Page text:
How very uncivilised

Uncivilisation. A weekend of exploring “cultural engagement which is rooted in place, time and nature”. A weekend of people, music, story, song, fire and playfulness. A weekend where I learned so damn much about the world around me, and about myself. And apart from the bit about “I can’t use Google-maps on my phone to navigate my way out of a paper bag” (sorry Jon – it was an adventure!), I liked what I learned!

I was there primarily to share my experiences of The Telling, and encourage others to make a new home for Uncivilisation in the places and communities where they are. And also to build a tree for a midnight Dark Mountain ritual – where a woven willow tree, decorated with dreams and thoughts from whoever wanted to contribute, would be ceremonially burned, to symbolise, I dunno… something. Something unsettling (would you set fire to a tree?), to shake people from their comfort, and release the wild, and the dreams.

[Photo: Bridget McKenzie]

[Photo: Bridget McKenzie]

In honesty though, I can’t really tell you much about what Uncivilisation 2013 was like, because I missed most of it, but I can tell you that “missing most of it” didn’t really matter. It wasn’t your usual “come and be entertained” festival, it was much more of a “join in, discuss, get your hands dirty” festival, and I absolutely loved it. Granted, I spent much of it fevery and shivering in my sleeping bag, or feeling too tired and fragile to get myself to much of the scheduled ‘stuff’, or not talking at a talk (yeah, that was a hoot – turns out my voice is too quiet to be heard by more than about five people at once. Luckily I had a co-conspirator (and brother) on hand to step in and say everything I’d meant to say, only better, and better projected), BUT, I still had an amazing and inspiring time. I learned about medicinal herbs (thanks Mark Watson), and how the fungus Mychorrizae works with trees, and how this can be used as a beautiful metaphor for understanding interdependence and the integrity of communities (thank you Beuysterous).

Unciv - it's people, talking to each other. [Photo: Bridget McKenzie]

Uncivilisation – it’s about people, talking to each other. [Photo: Bridget McKenzie]

I sat round a campfire picking sadly at a delicious breakfast, and discussed eco-architecture, Google infrastructure, land sovereignty, and radical life extension, with Marmaduke Dando, Matt Wicking, Lawrence somebody, a couple of names I can’t remember, and a guy whose actual job title is “Anarchist”. Brilliant.  I was able to feed this discussion with ideas I’d discussed even earlier that morning (when breakfast still seemed like a horrible and terrifying idea) with Hannah, Mark, Rebecca, Evan, and a couple of other unremembered names, about the myth of the rural idyll, health provision and transport infrastructure in Uganda, industrialisation vs. artisan crafts in modern Portugal, and embroidery. A complete stranger gave me a slice of watermelon, another offered me an open invitation to stay in her house in Norway. I met a lady probably not much younger than my mother who couldn’t find the yoga workshop, so decided to have a go on some sprung stilts instead. I got up in the middle of the night and saw the milky way stretched across a sky full of stars (I live in a city, we get just enough stars that you don’t lose count), I walked barefoot through the woods in complete darkness until the full moon rose above the mist, I discovered I really really don’t like wasabi. I met old friends, I made new ones.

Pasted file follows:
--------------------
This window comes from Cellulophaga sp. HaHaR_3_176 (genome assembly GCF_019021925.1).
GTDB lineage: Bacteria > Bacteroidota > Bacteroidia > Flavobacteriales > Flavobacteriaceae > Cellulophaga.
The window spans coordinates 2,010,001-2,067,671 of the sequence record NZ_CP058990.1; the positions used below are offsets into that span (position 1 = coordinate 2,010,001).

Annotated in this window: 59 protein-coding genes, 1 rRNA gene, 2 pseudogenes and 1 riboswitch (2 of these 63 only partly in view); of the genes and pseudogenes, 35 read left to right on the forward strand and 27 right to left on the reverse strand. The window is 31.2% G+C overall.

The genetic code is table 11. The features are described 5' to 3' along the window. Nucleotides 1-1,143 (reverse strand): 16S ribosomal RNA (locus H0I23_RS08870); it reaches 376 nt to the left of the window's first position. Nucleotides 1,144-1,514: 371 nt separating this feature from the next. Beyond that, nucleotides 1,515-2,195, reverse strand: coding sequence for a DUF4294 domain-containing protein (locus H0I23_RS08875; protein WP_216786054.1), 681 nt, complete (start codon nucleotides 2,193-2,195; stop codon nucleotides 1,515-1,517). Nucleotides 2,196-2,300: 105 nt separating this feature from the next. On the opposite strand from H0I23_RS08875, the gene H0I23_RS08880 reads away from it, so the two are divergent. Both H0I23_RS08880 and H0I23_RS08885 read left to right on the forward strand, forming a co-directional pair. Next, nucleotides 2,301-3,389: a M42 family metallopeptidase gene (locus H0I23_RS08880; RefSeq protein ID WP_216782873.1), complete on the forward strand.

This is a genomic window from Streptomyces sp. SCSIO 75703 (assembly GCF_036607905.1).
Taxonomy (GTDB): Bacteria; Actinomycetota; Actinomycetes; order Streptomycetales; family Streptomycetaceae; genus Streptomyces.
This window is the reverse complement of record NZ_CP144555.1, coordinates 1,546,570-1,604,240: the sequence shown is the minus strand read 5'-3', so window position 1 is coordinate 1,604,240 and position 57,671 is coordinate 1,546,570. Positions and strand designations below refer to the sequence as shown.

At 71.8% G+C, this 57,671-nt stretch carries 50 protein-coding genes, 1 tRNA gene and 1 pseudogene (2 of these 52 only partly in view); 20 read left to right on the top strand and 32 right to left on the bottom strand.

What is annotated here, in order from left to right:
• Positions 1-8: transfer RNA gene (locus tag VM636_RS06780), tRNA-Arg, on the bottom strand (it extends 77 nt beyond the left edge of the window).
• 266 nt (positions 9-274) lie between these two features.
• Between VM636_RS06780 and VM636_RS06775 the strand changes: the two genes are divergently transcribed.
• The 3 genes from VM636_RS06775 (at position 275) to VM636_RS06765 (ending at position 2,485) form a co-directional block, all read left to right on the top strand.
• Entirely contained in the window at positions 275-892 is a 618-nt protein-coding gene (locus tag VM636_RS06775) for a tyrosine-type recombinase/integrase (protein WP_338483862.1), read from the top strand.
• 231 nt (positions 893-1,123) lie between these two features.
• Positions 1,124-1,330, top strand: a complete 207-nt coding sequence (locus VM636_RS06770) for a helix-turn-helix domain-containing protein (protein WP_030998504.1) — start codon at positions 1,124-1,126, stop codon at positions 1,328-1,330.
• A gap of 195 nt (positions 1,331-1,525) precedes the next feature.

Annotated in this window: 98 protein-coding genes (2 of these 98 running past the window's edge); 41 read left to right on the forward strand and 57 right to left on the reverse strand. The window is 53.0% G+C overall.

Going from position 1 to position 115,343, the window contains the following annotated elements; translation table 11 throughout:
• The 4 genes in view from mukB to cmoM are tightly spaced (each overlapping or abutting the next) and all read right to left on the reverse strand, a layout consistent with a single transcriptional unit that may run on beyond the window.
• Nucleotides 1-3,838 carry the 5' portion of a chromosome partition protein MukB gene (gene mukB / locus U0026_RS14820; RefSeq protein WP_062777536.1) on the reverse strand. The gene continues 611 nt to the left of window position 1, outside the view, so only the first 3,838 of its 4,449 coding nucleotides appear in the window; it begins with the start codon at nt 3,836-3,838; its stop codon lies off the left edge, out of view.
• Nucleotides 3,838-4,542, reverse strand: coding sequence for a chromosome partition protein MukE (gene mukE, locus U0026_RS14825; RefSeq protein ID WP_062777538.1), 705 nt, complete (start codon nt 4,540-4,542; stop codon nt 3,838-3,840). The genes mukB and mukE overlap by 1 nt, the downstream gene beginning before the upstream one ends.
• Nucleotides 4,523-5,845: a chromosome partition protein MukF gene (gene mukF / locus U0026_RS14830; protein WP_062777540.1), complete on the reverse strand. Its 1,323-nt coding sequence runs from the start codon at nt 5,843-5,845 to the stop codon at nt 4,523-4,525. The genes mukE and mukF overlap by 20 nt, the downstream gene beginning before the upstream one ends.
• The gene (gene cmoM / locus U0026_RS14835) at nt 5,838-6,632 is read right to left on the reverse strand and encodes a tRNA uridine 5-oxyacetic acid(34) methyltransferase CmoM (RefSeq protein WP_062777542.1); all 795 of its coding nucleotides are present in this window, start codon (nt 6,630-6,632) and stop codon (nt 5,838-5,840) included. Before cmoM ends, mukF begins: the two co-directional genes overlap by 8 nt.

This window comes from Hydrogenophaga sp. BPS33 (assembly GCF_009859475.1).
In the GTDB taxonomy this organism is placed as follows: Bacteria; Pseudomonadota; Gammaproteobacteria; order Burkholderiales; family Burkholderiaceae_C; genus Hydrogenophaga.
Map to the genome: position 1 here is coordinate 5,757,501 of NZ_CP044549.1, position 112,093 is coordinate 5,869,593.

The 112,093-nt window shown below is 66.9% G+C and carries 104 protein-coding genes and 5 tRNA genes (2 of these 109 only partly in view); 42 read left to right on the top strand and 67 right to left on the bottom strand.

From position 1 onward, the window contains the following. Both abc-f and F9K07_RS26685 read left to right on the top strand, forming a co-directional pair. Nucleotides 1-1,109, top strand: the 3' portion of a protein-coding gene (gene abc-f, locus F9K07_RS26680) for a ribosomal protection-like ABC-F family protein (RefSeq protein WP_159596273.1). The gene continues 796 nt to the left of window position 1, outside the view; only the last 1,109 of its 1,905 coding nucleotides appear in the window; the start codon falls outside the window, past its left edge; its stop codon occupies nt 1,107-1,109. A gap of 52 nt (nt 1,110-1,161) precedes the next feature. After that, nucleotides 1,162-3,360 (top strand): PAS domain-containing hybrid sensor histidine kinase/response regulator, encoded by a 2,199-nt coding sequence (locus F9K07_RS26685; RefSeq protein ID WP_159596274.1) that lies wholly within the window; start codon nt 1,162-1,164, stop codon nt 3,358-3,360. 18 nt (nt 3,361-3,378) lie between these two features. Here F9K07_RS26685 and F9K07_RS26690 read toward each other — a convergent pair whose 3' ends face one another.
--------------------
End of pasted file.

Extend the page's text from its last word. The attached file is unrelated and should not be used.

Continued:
I saw a 'stage' made from a parachute suspended in the trees. Just amazing.

And I saw a ‘stage’ made from a parachute suspended in the trees. Just amazing.

And you know what, Warren Draper, when you said you wanted The Telling to be like a little piece of Uncivilisation? I get it now. And I think I’m ready to make darned sure everybody else does too 🙂

*****

Two other views of Uncivilisation 2013, well worth a read: A review of the festival in The Journal of Wild Culture  and a wider, more thoughtful look at perceptions of Dark Mountain, on the blog ‘These precious and beautiful things’.

Advertisements

About Disobedient Child

Digger, through and through. Also tagged as artist, crafter, voluntary worker, procrastinator View all posts by Disobedient Child

One response to “How very uncivilised

Leave a Reply

Fill in your details below or click an icon to log in:

WordPress.com Logo

You are commenting using your WordPress.com account. Log Out / Change )

Twitter picture

You are commenting using your Twitter account. Log Out / Change )

Facebook photo

You are commenting using your Facebook account. Log Out / Change )

Google+ photo

You are commenting using your Google+ account. Log Out / Change )

Connecting to %s

%d bloggers like this: